All good things come to an end. Thankfully, so do bad ones. For farewell it is to “London’s worst tourist attraction” as the derided Marble Arch Mound closes its doors on Sunday evening after five underwhelming months and over eight million wasted dollars.
No doubt inspired by New York’s High Line and its recently-completed Little Island, with ambitions to link the westernmost end of Oxford Street with Hyde Park just as Fifth Avenue flows into Central Park, any comparisons with New York landmarks end there.
Instead, a top architectural practice was paid a small fortune to create the Marble Arch Mound project, which flopped embarrassingly and expensively.
The fall guy was Elad Eisenstein, former director of the Conservative-led council’s Oxford Street district program – an extensive $203 million project designed to help boost footfall and spending in London’s ailing West End shopping district – who was handed a $300,000 a year salary in October 2020 but resigned for “personal reasons” in fall 2021, months after the artificial hill opened.
With the cost and reputational damage both spiralling out of control, Westminster made the Mound free-to-enter and the announcement of its closure this morning has inevitably seen tickets snapped up for the death throes of its brief tenure.
The tale of how we got to here is, like the path to hell, paved with good intentions.
The Marble Arch Mound
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The Marble Arch Mound was designed by Dutch architects MVRDV and commissioned by Westminster City Council in a move to attract visitors back to the West End as London began to move out of lockdown, in a bid to create a quirky tourist attraction linking Oxford Street and Hyde Park.
Close to West End landmark department store Selfridges and a flagship Primark, plus the Adidas LDN flagship, the idea was to create a pop-up natural attraction affording views across London and into the park.
However, it wound up costing three times its original budget and upon opening in the summer of 2020, entry was made free after it was widely mocked on social media for its underwhelming views, not least because in-leaf summer trees largely obscured the view into the park.
Some plants dislodged and slid down the slopes and the young trees wilted in the summer heat, while the grass failed to grow evenly and hoardings around the base and viewing platform made it look more like a building site, as did the framework within the internal structure.
Mound Project Lacked Transparency
As the Mound rapidly turned into a PR disaster, a fall 2020 report by the council’s chief executive Stuart Love found that senior officers at Westminster City Council were repeatedly warned the $8 million viewing platform would be more expensive than planned but overlooked expert advice, with a basic lack of project management.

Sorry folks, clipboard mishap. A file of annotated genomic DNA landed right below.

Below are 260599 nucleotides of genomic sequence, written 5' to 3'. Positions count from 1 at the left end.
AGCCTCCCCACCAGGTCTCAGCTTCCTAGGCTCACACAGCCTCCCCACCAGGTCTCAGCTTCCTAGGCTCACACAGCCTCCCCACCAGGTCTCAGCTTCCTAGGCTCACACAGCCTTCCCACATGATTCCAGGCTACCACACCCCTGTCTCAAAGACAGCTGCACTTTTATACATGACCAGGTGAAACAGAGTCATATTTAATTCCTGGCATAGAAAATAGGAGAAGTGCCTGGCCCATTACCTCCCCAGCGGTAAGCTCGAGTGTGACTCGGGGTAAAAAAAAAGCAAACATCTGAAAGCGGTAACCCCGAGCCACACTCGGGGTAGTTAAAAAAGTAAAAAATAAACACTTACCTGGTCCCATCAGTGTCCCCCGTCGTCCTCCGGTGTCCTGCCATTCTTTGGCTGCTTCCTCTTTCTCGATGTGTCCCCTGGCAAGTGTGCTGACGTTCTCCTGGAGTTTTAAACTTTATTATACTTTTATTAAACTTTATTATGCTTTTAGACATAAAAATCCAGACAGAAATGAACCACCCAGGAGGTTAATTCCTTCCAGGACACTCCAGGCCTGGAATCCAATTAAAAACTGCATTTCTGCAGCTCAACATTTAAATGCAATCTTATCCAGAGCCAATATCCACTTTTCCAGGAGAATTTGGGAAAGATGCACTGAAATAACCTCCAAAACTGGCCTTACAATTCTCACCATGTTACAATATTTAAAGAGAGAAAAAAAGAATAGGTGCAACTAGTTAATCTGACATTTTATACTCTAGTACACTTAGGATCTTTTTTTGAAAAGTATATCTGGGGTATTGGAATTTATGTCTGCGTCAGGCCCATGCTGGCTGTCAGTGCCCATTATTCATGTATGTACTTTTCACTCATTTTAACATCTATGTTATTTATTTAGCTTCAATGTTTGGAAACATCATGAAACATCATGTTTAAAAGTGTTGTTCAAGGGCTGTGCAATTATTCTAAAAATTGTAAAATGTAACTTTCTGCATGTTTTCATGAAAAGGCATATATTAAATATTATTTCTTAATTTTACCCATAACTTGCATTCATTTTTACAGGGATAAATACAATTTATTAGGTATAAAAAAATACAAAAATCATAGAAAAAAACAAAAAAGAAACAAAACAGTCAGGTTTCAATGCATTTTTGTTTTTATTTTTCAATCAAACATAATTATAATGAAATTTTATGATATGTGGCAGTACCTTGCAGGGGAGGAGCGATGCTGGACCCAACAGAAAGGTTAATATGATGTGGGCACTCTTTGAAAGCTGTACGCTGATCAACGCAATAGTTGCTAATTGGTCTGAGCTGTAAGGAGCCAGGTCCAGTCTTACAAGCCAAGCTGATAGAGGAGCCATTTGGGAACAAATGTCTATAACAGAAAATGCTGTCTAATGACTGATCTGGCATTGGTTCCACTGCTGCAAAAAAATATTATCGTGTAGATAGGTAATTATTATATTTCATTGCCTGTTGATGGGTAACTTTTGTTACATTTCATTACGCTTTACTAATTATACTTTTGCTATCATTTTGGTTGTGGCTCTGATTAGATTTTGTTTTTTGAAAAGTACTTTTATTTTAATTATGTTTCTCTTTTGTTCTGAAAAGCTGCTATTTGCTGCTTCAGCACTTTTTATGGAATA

The real cost has been to the retailers in the embattled West End, who desperately needed much more focused initiatives after international travel restrictions continued to decimate overseas visitor numbers and with late-year restrictions and a fresh wave of omicron emptying the UK capital.
Describing the Marble Arch Mound as a “disaster from start to finish,” Labour councilor Paul Dimoldenberg said: Now we find out that the officer responsible for this financial debacle was paid $300,000 a year, even more than the council’s chief executive. The leader of the council needs to explain why she signed off such an enormous salary.”
A spokesperson for the council countered that the artificial hill had “done what it was built to do – drawn crowds and supported the recovery in this part of London. We’re really pleased that over 242,000 people have visited to see the Mound and the terrific light exhibition inside.”
A Pivotal Year For West End
Amid the furor, Jace Tyrrell, CEO of New West End Company (NWEC), confessed that 2022 will be “pivotal” in NWEC’s ambition to return to $13.5 billion annual turnover by 2025 and admitted: “It was a hard end to 2021, with us once again being marred by restrictions that have severely hindered the key festive trading period that our district so heavily relies on.”
The West End does at least have some reasons for cheer, with what Tyrrell described as an “abundance of construction and transformation”, including the opening of the much-delayed Elizabeth Line in the first half of 2022 and completion of a number of public realm projects. Oxford Street District Transformation has a $6.8 billion investment pot while NWEC and Westminster City Council have their own $203 million transformation plan.
Retailers and shoppers will hope that the money is spent rather more wisely than on the Marble Arch Mound.